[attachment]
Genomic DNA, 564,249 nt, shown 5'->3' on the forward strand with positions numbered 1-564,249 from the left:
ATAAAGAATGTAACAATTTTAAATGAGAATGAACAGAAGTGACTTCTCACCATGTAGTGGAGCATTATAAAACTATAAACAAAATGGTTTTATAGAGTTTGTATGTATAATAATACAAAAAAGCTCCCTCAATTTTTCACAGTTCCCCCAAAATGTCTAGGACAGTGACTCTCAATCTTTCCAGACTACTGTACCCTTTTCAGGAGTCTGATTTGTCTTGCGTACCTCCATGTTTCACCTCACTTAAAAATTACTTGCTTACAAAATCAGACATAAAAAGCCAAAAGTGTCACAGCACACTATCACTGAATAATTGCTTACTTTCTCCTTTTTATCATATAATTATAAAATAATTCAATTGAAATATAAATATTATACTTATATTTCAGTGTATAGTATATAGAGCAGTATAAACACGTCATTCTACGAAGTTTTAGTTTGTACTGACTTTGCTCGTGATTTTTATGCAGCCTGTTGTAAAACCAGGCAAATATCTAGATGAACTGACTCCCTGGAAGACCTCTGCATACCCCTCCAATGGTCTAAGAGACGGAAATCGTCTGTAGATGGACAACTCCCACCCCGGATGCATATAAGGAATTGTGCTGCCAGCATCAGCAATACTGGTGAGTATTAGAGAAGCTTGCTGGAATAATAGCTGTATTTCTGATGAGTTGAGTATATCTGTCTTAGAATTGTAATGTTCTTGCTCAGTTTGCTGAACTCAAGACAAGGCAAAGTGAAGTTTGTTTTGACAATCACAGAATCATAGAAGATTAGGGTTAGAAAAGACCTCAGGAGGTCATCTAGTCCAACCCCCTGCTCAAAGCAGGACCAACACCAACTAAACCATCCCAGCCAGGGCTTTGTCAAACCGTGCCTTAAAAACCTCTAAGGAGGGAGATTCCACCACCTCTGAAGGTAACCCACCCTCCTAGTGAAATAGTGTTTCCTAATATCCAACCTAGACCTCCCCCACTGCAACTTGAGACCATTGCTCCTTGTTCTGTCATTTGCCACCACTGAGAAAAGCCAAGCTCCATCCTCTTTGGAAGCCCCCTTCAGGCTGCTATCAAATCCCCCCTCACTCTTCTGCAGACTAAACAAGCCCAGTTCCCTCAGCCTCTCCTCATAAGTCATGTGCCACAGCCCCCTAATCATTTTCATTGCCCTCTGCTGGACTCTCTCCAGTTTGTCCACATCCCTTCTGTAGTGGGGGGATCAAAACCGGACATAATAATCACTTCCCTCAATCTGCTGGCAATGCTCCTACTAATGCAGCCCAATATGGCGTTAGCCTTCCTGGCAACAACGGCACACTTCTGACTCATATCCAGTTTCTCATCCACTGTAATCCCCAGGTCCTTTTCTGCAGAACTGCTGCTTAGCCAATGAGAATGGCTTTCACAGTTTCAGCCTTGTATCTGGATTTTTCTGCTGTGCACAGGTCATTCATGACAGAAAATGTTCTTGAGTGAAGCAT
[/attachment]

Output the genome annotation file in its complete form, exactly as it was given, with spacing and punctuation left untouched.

Genomic DNA, 564,249 nt, shown 5'->3' on the forward strand with positions numbered 1-564,249 from the left:
ATAAAGAATGTAACAATTTTAAATGAGAATGAACAGAAGTGACTTCTCACCATGTAGTGGAGCATTATAAAACTATAAACAAAATGGTTTTATAGAGTTTGTATGTATAATAATACAAAAAAGCTCCCTCAATTTTTCACAGTTCCCCCAAAATGTCTAGGACAGTGACTCTCAATCTTTCCAGACTACTGTACCCTTTTCAGGAGTCTGATTTGTCTTGCGTACCTCCATGTTTCACCTCACTTAAAAATTACTTGCTTACAAAATCAGACATAAAAAGCCAAAAGTGTCACAGCACACTATCACTGAATAATTGCTTACTTTCTCCTTTTTATCATATAATTATAAAATAATTCAATTGAAATATAAATATTATACTTATATTTCAGTGTATAGTATATAGAGCAGTATAAACACGTCATTCTACGAAGTTTTAGTTTGTACTGACTTTGCTCGTGATTTTTATGCAGCCTGTTGTAAAACCAGGCAAATATCTAGATGAACTGACTCCCTGGAAGACCTCTGCATACCCCTCCAATGGTCTAAGAGACGGAAATCGTCTGTAGATGGACAACTCCCACCCCGGATGCATATAAGGAATTGTGCTGCCAGCATCAGCAATACTGGTGAGTATTAGAGAAGCTTGCTGGAATAATAGCTGTATTTCTGATGAGTTGAGTATATCTGTCTTAGAATTGTAATGTTCTTGCTCAGTTTGCTGAACTCAAGACAAGGCAAAGTGAAGTTTGTTTTGACAATCACAGAATCATAGAAGATTAGGGTTAGAAAAGACCTCAGGAGGTCATCTAGTCCAACCCCCTGCTCAAAGCAGGACCAACACCAACTAAACCATCCCAGCCAGGGCTTTGTCAAACCGTGCCTTAAAAACCTCTAAGGAGGGAGATTCCACCACCTCTGAAGGTAACCCACCCTCCTAGTGAAATAGTGTTTCCTAATATCCAACCTAGACCTCCCCCACTGCAACTTGAGACCATTGCTCCTTGTTCTGTCATTTGCCACCACTGAGAAAAGCCAAGCTCCATCCTCTTTGGAAGCCCCCTTCAGGCTGCTATCAAATCCCCCCTCACTCTTCTGCAGACTAAACAAGCCCAGTTCCCTCAGCCTCTCCTCATAAGTCATGTGCCACAGCCCCCTAATCATTTTCATTGCCCTCTGCTGGACTCTCTCCAGTTTGTCCACATCCCTTCTGTAGTGGGGGGATCAAAACCGGACATAATAATCACTTCCCTCAATCTGCTGGCAATGCTCCTACTAATGCAGCCCAATATGGCGTTAGCCTTCCTGGCAACAACGGCACACTTCTGACTCATATCCAGTTTCTCATCCACTGTAATCCCCAGGTCCTTTTCTGCAGAACTGCTGCTTAGCCAATGAGAATGGCTTTCACAGTTTCAGCCTTGTATCTGGATTTTTCTGCTGTGCACAGGTCATTCATGACAGAAAATGTTCTTGAGTGAAGCAT